- Possible Early Warning Sign for Market Crashes
- Understanding Japan’s Nuclear Crisis
- Spacecraft Swings Into First Orbit Around Mercury
Posted: 18 Mar 2011 10:11 AM PDT
They say the telltale sign is a measure of co-movement, or the likelihood of stocks to move in the same direction. When a market is healthy, co-movement is low. But in the months and years before a crash, co-movement seems to grow.
Regardless of whether stock prices go up or down or stay the same, they do so in tandem. People are copying each other, and a small nudge can send everyone in the same direction. The system appears primed for collapse.
"One of the most important things happening now is that economists are trying to understand, what is systemic risk? When is the entire system vulnerable to disaster? Our results show that we have a direct, unambiguous measure of that vulnerability," said Yaneer Bar-Yam, president of the New England Complex Systems Institute.
Seen through an econophysicist's eyes, a stock market panic is an avalanche.
Bar-Yam's findings, released Feb. 13 on arXiv, are part of an emerging research field known as econophysics. It applies to economics insights from the physical world, especially from systems in which networks of interacting units produce radical collective behaviors.
Heated water turning to gas is one such behavior, known technically as a phase transition. Another is snow gathering into an avalanche. Seen through an econophysicist's eyes, a stock market panic is an avalanche, too.
Using a phase-transition model, Bar-Yam's group analyzed patterns of movement in the stock market. At the beginning of the 2000s, co-movement was low. On any given day, about half the stocks were moving up or down. By 2008, shortly before the crash, co-movement was absolute. People were no longer making independent decisions, but copying others.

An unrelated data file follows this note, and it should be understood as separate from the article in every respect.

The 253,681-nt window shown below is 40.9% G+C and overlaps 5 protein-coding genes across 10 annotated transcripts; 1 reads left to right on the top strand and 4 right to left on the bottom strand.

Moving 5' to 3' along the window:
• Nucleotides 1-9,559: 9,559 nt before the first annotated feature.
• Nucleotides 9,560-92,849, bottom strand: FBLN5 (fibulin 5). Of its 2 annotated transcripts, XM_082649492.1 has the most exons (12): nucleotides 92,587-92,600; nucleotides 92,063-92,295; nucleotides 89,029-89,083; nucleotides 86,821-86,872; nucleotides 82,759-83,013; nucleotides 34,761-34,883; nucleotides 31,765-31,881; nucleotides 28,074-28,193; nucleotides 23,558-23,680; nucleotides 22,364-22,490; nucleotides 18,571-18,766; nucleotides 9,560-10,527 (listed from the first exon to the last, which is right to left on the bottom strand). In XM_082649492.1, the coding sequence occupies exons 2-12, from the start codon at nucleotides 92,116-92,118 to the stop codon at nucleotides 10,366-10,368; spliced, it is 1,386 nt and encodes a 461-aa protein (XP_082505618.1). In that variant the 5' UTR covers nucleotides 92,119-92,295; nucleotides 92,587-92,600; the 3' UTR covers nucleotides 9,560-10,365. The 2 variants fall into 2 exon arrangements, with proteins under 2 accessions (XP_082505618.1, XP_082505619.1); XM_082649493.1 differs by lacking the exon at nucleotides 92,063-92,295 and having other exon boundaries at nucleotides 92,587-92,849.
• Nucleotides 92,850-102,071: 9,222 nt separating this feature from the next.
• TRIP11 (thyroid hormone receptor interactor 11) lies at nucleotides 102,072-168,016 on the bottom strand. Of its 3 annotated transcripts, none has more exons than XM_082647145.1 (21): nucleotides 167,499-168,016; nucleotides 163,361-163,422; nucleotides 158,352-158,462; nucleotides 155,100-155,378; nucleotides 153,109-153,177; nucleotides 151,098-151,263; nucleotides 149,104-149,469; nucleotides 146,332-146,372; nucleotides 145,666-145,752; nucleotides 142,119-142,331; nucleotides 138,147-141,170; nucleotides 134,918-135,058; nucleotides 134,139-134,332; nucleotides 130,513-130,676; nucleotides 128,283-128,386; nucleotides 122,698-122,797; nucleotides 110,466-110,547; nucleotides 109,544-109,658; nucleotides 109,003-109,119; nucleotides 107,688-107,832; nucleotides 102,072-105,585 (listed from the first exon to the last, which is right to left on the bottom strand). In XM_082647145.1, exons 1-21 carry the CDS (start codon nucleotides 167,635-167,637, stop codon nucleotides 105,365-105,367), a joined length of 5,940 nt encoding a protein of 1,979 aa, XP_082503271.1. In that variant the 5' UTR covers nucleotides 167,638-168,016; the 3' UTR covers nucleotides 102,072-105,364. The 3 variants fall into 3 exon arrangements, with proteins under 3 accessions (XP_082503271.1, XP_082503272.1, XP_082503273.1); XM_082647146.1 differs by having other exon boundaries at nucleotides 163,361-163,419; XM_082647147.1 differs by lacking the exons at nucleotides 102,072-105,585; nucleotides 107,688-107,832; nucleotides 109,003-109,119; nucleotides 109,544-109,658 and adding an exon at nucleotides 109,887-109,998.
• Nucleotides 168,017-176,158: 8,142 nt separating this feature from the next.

"There's a break point where the system is flat — equally likely to have any number of stocks moving together on a particular day," said Bar-Yam. "And if you see these collective behaviors building up, then you know you're in trouble."
At top, a metric of stock co-movement during the 2000s. As it gets closer to zero, individual stocks are more likely to move up or down in the same direction. At bottom is the Russell 3000 Index.
After expanding the analysis back to 1985, they found periods of increasing co-movement within four years before each major crash, though never so starkly as before 2008. The researchers also propose that increasing co-movement fuels large, single-day market drops.
Jeffrey Fuhrer, researcher director at the Federal Reserve Bank of Boston, called the results intriguing but preliminary, requiring more rigorous statistical examination.
"As an initial pass, it's an interesting idea," he said, but doesn't yet distinguish when investors respond rationally and independently to the same information, such as a rise in fuel prices, or move reflexively as a herd.
However, the line between those trends may be blurry. According to Bar-Yam's group, external stresses — fuel prices, war, the perception of market bubbles — may increase the market sensitivity, making it more vulnerable to panic. So might changes in the very structure of markets, from their increasingly interlocking nature to instant-communication tools.
Fuhrer's cautions were echoed by econophysicist Tobias Preis of the Swiss Federal Institute of Technology. "One should be very careful about generalization to predict future crises," he said. "The most important point is to quantify this risk. That would be a huge step forward."
If co-movement does prove to be a reliable early warning signal, it's an open question how to make use of it. "That is one of the $64,000 questions," said Fuhrer.
Whereas bailing out a company is relatively simple, intervening in the dynamics of a system is not. But the first step is understanding that markets follow rules we're just beginning to understand.